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  • Writer's pictureCarmen Rempel

Life in Cake

Updated: Nov 1, 2019

“Wow, life sure has dealt them a bad piece of cake.” She told me in all seriousness.

It was too cute.

I didn’t correct her.

I was driving in the car with my 14 year old daughter and I had just told her a sad background story that explained a certain person’s corresponding bad behaviour. “It’s like she got the carrot cake of life.” I said. “Yeah,” she fired back, “The zucchini cake of life.” “The rum soaked raisin cake of life!” “The nutty Christmas cake of life!” we fired various undesirable cake analogies back and forth in good natured fun. She went quiet for a moment looking out the car window as we drove. I said to her in the gentle tone I use (that she hates) when I’m talking about sensitive things “You’ve had some bad cake in your life too. I hope you’ve had all your carrot cake and its all gone now.” She said “Ya. Its like I had a cake that was carrot cake, but now I have ice cream cake.”

I beamed.

Ice Cream cake is her favourite.

She’s my favourite.

We’ve been a family for 4 years now. She hadn’t wanted to be a part of our family at first. Like most adopted kids the journey that led her to our home was…a gluten free vegan cake of experiences; a series of disappointment after disappointment. I was thrilled that she now thought about her life and considered herself blessed. I’ll tuck that sweet moment away in my pocket to savour the next time life stinks and parenting is hard.

“You’ve had bad cake too.” She told me. This time I corrected her. I told her that my life had been pretty sweet and that I had been lucky and hadn’t had too much bad cake. It’s more like a few nuts spread out in it every once in a while. I’m one of the lucky ones. What she said next was the perfect mixture of teenager-self-centredness and childlike brilliance. She then told me that I couldn't have any bad cake anymore, because if I had bad cake then that would mean that she would have bad cake. Because if I was having bad cake it would mean she would be having it too because we are family; connected.

My cake is her cake, and her cake is my cake.

The interdependence of family.

As we drove down the road she went back to looking out the window and I began to muse.

You’re cake is my cake.

Nelson Mandela said “Your freedom and mine cannot be separated.”

The same sentiment made pop-culture popular in the genius Broadway Musical Hamilton says it this way “But we’ll never be truly free, until those in bondage have the same rights as you and me.”

You’re cake is my cake.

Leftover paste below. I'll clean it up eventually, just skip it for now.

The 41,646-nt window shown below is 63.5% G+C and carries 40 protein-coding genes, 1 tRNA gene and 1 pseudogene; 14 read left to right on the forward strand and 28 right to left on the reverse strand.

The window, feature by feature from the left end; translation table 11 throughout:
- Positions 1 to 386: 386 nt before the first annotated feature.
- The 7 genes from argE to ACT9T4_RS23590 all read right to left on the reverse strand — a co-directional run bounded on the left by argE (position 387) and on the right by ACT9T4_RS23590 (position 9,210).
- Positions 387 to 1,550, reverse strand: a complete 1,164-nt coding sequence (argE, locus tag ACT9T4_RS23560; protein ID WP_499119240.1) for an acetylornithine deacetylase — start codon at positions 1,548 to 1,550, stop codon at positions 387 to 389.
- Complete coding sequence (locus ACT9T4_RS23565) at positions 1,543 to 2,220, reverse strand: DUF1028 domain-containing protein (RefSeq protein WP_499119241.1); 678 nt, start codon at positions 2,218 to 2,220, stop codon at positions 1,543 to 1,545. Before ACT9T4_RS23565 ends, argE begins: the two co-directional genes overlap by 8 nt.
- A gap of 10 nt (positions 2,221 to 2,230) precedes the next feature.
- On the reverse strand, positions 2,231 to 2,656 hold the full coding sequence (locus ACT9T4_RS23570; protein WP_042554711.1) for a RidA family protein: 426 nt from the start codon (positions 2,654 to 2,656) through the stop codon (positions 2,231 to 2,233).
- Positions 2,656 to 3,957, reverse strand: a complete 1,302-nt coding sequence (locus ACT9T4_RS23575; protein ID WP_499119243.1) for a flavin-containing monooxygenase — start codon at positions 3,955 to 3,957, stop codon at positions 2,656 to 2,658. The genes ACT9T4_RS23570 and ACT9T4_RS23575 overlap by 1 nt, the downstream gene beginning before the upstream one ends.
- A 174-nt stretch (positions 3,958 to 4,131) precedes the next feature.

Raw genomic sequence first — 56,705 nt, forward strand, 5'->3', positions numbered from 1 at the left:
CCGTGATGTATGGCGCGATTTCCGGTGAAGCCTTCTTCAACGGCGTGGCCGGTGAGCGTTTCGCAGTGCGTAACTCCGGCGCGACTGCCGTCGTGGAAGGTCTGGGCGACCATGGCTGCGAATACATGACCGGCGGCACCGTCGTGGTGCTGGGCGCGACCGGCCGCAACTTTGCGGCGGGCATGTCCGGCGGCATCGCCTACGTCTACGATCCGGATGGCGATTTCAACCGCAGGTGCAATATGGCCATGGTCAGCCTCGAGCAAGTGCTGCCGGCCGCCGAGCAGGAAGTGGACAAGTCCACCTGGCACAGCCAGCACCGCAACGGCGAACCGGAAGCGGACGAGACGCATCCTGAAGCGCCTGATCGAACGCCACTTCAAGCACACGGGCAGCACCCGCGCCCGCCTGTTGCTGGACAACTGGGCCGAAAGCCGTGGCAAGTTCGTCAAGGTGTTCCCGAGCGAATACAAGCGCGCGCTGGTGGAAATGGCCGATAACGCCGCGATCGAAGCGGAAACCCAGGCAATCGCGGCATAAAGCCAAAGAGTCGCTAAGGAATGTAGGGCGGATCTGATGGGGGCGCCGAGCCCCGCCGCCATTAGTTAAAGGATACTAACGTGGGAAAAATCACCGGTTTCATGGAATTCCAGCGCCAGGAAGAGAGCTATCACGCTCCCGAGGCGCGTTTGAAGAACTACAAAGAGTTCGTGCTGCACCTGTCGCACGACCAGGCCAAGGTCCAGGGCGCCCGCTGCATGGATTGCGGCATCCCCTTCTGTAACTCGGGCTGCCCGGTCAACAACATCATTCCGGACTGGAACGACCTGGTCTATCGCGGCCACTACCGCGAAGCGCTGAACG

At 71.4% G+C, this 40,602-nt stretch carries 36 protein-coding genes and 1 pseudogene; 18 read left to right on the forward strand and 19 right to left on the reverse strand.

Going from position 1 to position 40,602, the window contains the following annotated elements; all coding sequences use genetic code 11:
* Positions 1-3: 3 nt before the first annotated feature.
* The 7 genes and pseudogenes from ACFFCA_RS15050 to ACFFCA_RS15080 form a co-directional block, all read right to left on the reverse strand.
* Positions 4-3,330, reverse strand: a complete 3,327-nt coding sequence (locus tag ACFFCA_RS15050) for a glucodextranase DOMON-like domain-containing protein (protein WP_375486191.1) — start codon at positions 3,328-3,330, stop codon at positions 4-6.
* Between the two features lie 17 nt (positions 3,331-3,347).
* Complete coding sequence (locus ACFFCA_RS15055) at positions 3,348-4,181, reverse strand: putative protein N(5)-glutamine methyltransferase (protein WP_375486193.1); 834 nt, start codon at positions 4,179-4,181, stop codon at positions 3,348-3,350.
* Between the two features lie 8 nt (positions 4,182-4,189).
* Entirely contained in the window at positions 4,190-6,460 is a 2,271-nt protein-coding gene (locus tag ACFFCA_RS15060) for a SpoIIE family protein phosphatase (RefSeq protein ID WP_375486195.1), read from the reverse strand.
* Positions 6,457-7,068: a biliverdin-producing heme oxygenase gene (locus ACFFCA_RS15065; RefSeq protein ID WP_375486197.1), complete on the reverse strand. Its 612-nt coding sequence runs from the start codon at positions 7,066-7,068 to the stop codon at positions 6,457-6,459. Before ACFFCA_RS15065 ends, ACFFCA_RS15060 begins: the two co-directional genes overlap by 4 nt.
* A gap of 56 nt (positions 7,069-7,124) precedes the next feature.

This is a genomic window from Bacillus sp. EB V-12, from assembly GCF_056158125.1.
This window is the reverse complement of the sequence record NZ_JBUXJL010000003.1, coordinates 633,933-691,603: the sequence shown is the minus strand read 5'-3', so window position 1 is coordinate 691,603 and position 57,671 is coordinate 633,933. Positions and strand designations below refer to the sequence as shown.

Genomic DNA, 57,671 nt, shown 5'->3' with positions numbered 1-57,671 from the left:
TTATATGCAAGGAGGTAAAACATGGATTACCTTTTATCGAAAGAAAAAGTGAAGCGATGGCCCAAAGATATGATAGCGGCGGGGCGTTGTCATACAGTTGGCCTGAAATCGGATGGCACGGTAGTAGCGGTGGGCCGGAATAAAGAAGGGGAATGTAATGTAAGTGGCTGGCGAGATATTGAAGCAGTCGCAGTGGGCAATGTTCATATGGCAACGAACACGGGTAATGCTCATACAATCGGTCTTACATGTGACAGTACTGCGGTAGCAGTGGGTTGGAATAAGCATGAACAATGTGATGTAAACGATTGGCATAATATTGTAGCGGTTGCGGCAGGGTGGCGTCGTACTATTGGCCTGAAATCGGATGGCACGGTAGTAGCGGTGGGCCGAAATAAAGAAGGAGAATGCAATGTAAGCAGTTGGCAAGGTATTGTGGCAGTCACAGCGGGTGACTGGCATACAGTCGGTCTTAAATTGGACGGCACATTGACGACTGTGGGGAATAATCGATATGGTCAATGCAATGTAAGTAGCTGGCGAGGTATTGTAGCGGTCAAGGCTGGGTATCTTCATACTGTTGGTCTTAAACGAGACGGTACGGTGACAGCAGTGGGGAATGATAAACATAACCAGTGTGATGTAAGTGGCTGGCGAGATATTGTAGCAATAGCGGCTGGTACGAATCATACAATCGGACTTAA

What if we became so aware of our interconnectedness that we became concerned with everyone else’s well being, knowing that theirs effected ours directly? That man busking on the side of the road. What if his cake was my cake too? That young woman serving me my coffee at the Tim Hortons Drive-Thru, what if my cake was her cake too? That CEO riding up the elevator to the top floor, what if her cake was my cake?

What if our pain and sorrow wasn’t individual and separate, but was shared and we partook in it together? What if our joy and blessing wasn’t just ours, but belonged to everyone? I think about the parables Jesus told about the woman who found her lost coin and threw a party and invited everyone to come and partake in her joy. The father whose son had come home, so he threw a party and invited everyone to celebrate and partake in his relief.

The church has been compared to a body. Now here is a confession, a full quarter of my body is covered in tattoos. When I was being stabbed repeatedly around my collarbone, I felt pain in the back of my left knee. I had the urge to kick. It was so strange. Its called pain referral and has something to do with nerves. (Or so my sister tells me.) The body is interconnected. When the hand is in pain, the whole body experiences pain. And shouldn’t it be that when the feet are blessed, the head is blessed as well? When the mouth eats too much cake, the belly gets flabby.

What if we allowed ourselves to be affected by one another? The early church sold everything they had to support one another. So everyone had enough. Those who had much shared with those who had little. Sink or swim together.

What if I could celebrate with you when you get promoted because when you win I win? What if when you loose your house I feel worried because when you have no home, I have no home? In an age of “me” and “I” and independence being an idol (One I bow too far too often) what if we dropped that and became “we”? “Us”? A body.

You’re cake is my cake.

My cake is your cake.

The interconnectedness of family.

Of Church.

Of humanity.

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